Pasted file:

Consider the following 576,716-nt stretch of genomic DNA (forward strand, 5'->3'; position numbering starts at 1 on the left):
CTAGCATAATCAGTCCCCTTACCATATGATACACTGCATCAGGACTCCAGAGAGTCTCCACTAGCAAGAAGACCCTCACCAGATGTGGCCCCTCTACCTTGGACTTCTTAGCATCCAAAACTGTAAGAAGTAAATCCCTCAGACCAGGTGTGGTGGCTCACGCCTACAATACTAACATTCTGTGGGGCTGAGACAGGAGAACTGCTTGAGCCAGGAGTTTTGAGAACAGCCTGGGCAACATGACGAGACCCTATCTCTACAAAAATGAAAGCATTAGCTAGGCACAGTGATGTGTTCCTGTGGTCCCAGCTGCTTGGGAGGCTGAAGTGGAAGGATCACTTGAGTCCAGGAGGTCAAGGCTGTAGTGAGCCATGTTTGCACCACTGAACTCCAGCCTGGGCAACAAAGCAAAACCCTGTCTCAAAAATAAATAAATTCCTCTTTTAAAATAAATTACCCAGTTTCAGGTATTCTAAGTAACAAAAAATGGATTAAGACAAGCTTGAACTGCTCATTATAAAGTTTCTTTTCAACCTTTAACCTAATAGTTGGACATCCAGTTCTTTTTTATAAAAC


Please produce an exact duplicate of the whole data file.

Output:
Consider the following 576,716-nt stretch of genomic DNA (forward strand, 5'->3'; position numbering starts at 1 on the left):
CTAGCATAATCAGTCCCCTTACCATATGATACACTGCATCAGGACTCCAGAGAGTCTCCACTAGCAAGAAGACCCTCACCAGATGTGGCCCCTCTACCTTGGACTTCTTAGCATCCAAAACTGTAAGAAGTAAATCCCTCAGACCAGGTGTGGTGGCTCACGCCTACAATACTAACATTCTGTGGGGCTGAGACAGGAGAACTGCTTGAGCCAGGAGTTTTGAGAACAGCCTGGGCAACATGACGAGACCCTATCTCTACAAAAATGAAAGCATTAGCTAGGCACAGTGATGTGTTCCTGTGGTCCCAGCTGCTTGGGAGGCTGAAGTGGAAGGATCACTTGAGTCCAGGAGGTCAAGGCTGTAGTGAGCCATGTTTGCACCACTGAACTCCAGCCTGGGCAACAAAGCAAAACCCTGTCTCAAAAATAAATAAATTCCTCTTTTAAAATAAATTACCCAGTTTCAGGTATTCTAAGTAACAAAAAATGGATTAAGACAAGCTTGAACTGCTCATTATAAAGTTTCTTTTCAACCTTTAACCTAATAGTTGGACATCCAGTTCTTTTTTATAAAAC